Arrow-right Camera

Color Scheme

Subscribe now
WSU Men's Basketball

Washington State’s perimeter defense deteriorates against Utah in 92-79 home loss

Utah guard Sedrick Barefield  drives to the basket for a layup as Washington State guard Ahmed Ali, left, and forward Marvin Cannon  watch during the first half  Saturday  in Pullman. (Pete Caster / AP)

PULLMAN – The all-too-sudden resurgence Washington State has experienced on the basketball court over the past few weeks can be largely attributed to the Cougars’ sharpened defense – and under that very umbrella, their diligence in guarding the 3-point line.

In three of the past four games, WSU had held the opposition to 31 percent or lower from the 3-point line. Arizona mustered 26 percent and Arizona State just 15.

Doing that for a fourth time in five games might have been a good way to shut down Utah, which came into Saturday’s game at Beasley Coliseum with more 3-point makes than anyone else in the Pacific-12 Conference and the league’s second-best percentage.

But, sharp as they’ve been, the Cougars finally went dull, and the Utes were effective shooting from just about every spot on the floor, connecting on 52 percent from the field (31 of 59) and 45 percent from outside (16 of 35) in a 92-79 victory.

The loss dropped 11th-place WSU to 11-15 overall and 4-10 in conference play. Utah moved up to fourth place in the league standings, improving to 15-12 and 9-6.

“Every time we broke down, they made you pay,” WSU coach Ernie Kent said. “And it was one of those games that we needed everybody to step up a bit, especially those young guys. … I thought we started the game extremely well and in great rhythm, and as soon as I have to sub a little bit and get out of the rotations we’ve been in, I feel like the momentum of the game got away from us and we never really gained it back.”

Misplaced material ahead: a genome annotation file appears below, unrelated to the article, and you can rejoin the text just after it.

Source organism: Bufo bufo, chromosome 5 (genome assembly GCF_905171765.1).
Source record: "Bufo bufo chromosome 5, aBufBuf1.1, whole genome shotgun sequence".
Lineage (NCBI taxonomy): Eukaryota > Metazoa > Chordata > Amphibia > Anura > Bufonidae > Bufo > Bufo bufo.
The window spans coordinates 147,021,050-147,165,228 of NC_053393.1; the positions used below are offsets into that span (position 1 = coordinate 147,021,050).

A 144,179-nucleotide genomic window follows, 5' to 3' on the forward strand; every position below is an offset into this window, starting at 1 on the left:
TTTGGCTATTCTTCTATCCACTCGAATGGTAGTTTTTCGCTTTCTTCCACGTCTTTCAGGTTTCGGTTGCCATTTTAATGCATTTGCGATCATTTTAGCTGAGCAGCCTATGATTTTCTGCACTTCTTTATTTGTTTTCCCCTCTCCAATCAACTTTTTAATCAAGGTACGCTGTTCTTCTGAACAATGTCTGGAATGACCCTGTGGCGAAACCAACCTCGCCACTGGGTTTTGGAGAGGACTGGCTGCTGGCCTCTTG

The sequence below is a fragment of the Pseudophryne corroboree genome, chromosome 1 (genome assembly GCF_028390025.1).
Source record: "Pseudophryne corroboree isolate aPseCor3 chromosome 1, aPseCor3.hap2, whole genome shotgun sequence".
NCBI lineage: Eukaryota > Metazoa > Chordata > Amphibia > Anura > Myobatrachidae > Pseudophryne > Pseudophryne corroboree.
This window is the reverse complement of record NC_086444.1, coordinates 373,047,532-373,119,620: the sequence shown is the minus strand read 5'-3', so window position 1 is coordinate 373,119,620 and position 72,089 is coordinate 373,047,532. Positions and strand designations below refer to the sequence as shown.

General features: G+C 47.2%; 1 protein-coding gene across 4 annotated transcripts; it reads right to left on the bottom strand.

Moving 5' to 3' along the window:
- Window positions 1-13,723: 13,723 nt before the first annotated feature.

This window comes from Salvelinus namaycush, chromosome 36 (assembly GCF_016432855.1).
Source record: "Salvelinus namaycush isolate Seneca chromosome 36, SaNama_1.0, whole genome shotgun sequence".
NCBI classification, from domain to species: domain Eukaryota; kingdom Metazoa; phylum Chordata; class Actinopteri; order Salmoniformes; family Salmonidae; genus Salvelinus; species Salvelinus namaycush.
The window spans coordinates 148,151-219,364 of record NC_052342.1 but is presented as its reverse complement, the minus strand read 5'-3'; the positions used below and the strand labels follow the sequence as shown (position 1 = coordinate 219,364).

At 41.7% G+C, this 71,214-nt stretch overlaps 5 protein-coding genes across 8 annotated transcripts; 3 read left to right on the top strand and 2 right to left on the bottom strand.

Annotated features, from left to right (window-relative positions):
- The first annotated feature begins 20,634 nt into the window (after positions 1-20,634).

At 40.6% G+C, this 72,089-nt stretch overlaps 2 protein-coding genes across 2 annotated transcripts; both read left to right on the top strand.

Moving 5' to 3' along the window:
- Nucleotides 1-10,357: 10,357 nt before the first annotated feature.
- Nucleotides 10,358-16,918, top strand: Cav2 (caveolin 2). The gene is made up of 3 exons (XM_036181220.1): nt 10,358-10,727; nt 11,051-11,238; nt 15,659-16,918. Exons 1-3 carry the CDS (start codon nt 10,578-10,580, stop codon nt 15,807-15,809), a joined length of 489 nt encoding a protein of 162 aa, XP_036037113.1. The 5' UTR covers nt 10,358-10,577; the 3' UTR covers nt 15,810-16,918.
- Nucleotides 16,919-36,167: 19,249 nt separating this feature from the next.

The Utes were coming off a 62-45 loss to Washington on Wednesday, but in just one half of Saturday’s game against WSU, they matched their total against the Huskies and took a 45-43 lead into halftime. The Utes eclipsed that in the second half, scoring 47, and at the same time nullified WSU’s offense, which managed only 36 points.

“There was a few times in that second half where we’d cut it to 10, nine, right around in there,” Kent said, “and a missed free throw here, missed free throw there, loose ball here, charge here, block. Just didn’t have it.”

The decisive surge for Utah came early in the second half. The Utes opened the half with a 13-5 run to gain their first double-digit lead and never trailed by fewer than eight points.

Forty-one days after an 18-point loss to Utah at the Huntsman Center, the Cougars knew they’d need to make adjustments to best the Utes in the rematch. One of those tweaks, however, probably didn’t involve playing stauncher defense on Utah guard Sedrick Barefield.

Barefield scored 10 points in the January meeting and had just 36 points in six career games against the Cougars. But the senior nearly hit that total in Saturday’s game, matching his season high and outscoring WSU’s Robert Franks – the Pac-12 leader – with 33 points on 5-of-10 shooting from behind the arc.

“There was some plays where we didn’t get out to him on the pick and roll,” WSU guard Viont’e Daniels said. “Plays where (Parker) Van Dyke got open on a rebound, then got open. So, there’s a lot of things film will tell us we need to work on and we’ll go from there.”

Van Dyke added 17 points for Utah with five 3-pointers, while Donnie Tillman made four 3s for 16 points.

Franks was on pace for a 40-point night after scoring 22 in the first half, but the Utes kept him to seven second-half points. The senior forward was WSU’s leader on the glass with seven rebounds.

“They were just more aggressive, trying to take me out,” Franks said, “and that’s just a part of the game, that’s part of the basketball game, so you can’t really say much out of it.”

The Cougars were shorthanded, playing without starting forward Jeff Pollard (concussion) and backup guard Carter Skaggs (chin).